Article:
The key to integrating the driver and woofer, then, was the third key innovation: the patent-pending Image Control Waveguide, developed by Senior Systems Engineer Charles Sprinkle, working side-by side with Harman Corporate Technology Group’s Alan Devantier, responsible for system tuning and design of the enclosure, including the patented front ports.
“The Bi-Radial horn that we have had for decades was a 90×60 horn, and not the best match for the low frequency device in the M2,” Sprinkle says. “This horn is 120 degrees horizontal and 110 degrees vertical. We knew that if we wanted a good directivity transition between the woofer and the high frequencies, we had to have that amount of pattern, so the waveguide was designed to have a pattern consistent with what the woofer was doing with no discontinuity at the crossover point, which is 800 Hz.
“The second thing we did was use a blending geometry—there are no straight lines, you’ll notice—that has a generally decreasing radius,” he continues, “forming an infinite number of reflections, and the net effect is that it smears the reflections coming back down the horn and negates them.
“The third thing we did is bring these ‘knuckles,’ which is a name that sort of stuck, in from the side so that rather than having this 1.5-inch aperture that we had in the Bi-Radial design, we were able to get the upper pattern control frequency up near 10k, much like it would be with a 25mm dome. You combine that with a high-frequency device that has the internal damping characteristics this driver has, and it sounds like a silk-dome! That nice, sweet, effortless, open sound. In the process, that directivity characteristic in the mid-band went away. Alan was really a champion of doing the right thing with the architecture: driver placement, making the cabinet taller—that opened the door to the work that was done on the waveguide.”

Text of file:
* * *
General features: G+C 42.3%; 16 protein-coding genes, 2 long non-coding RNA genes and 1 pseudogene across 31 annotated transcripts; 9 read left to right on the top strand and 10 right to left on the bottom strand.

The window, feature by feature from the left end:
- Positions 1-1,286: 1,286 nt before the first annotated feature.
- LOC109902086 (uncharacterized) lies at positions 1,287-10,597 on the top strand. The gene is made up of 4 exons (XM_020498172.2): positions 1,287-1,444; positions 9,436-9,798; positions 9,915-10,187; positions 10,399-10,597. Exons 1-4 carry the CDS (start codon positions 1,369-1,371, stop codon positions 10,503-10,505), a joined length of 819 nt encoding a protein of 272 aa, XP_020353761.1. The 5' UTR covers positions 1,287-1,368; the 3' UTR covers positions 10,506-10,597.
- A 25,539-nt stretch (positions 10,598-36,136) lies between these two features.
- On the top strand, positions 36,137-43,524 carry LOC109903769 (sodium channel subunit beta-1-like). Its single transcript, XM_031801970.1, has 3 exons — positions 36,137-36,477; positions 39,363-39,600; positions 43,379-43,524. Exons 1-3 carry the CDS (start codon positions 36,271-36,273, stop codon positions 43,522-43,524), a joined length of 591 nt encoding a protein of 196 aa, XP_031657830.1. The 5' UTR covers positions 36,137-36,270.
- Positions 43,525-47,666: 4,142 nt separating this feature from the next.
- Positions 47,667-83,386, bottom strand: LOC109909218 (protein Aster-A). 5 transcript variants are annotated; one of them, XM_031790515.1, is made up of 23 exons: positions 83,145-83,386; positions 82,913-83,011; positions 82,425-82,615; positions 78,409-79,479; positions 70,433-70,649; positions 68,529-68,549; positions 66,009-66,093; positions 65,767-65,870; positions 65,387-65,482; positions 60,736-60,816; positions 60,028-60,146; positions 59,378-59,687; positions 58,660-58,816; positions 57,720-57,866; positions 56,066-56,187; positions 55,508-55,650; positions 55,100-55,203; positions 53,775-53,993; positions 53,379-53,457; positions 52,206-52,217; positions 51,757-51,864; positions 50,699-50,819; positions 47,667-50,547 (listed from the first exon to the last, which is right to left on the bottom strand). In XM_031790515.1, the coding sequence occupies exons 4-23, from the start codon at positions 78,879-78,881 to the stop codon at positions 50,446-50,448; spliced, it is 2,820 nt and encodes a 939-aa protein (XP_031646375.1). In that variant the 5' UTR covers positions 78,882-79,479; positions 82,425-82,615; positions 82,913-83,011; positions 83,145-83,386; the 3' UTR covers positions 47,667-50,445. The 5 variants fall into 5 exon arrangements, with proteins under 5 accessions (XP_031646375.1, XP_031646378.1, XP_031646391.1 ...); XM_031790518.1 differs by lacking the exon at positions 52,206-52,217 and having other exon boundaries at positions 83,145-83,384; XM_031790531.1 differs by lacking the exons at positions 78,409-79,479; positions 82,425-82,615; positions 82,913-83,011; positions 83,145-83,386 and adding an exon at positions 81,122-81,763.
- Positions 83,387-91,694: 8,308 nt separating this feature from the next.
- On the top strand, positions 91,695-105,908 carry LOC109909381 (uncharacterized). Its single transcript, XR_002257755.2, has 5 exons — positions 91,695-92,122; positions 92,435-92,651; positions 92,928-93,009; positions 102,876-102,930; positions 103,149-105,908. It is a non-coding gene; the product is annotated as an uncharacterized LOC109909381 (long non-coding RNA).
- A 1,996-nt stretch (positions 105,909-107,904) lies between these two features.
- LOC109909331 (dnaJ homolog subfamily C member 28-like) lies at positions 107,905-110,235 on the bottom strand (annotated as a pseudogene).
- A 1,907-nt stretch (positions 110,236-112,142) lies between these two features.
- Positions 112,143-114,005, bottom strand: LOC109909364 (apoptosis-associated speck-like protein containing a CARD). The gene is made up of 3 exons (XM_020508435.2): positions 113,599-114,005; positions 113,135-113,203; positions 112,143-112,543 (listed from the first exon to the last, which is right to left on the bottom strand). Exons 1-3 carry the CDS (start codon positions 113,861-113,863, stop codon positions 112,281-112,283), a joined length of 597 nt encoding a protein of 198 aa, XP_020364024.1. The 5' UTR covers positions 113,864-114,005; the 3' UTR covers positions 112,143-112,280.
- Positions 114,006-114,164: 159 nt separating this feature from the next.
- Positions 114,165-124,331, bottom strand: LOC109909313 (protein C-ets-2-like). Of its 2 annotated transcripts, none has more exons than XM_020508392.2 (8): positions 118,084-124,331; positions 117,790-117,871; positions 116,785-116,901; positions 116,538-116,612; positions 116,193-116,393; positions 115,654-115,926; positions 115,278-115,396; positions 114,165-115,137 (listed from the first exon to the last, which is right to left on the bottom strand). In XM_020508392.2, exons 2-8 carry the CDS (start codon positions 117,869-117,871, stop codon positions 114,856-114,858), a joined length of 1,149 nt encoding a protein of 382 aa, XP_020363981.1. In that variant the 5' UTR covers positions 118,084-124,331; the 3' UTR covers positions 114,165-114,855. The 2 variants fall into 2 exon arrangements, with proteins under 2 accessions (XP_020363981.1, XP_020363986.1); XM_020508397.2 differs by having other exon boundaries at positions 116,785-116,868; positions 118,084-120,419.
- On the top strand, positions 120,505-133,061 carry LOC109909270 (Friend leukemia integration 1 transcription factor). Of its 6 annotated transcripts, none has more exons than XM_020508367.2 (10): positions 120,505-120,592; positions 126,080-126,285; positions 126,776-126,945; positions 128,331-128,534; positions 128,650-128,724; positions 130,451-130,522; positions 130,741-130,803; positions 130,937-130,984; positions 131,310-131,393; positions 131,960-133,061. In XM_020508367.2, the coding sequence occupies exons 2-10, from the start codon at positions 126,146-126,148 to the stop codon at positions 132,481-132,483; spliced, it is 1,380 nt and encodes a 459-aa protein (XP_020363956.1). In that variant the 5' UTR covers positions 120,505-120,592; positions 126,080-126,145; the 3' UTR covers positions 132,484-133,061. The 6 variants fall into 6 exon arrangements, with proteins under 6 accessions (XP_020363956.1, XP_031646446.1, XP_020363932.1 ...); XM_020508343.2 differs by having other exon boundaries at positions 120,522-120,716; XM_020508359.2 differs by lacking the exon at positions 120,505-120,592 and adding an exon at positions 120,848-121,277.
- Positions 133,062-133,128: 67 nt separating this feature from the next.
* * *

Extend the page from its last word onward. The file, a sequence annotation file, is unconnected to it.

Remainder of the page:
From Chaikin’s point of view, the new waveguide delivers remarkable high-frequency detail, a true soundstage with natural balance at nearly any listening position, and a neutral frequency response both on- and off-axis, allowing for optimum performance in a broad range of environments, large and small, whether soffit-mounted, free-standing or behind a screen. A product for the professional in everyone.
Process and Measurement
While the D2, 2216Nd and Image Control Waveguide provide the core, many other technologies round out the system. I-Tech 5000HD amplifiers from fellow Harman company Crown supply the power and the floating-point DSP for the system crossover and the EQ needed for room tuning.
The 2216Nd Differential Drive Woofer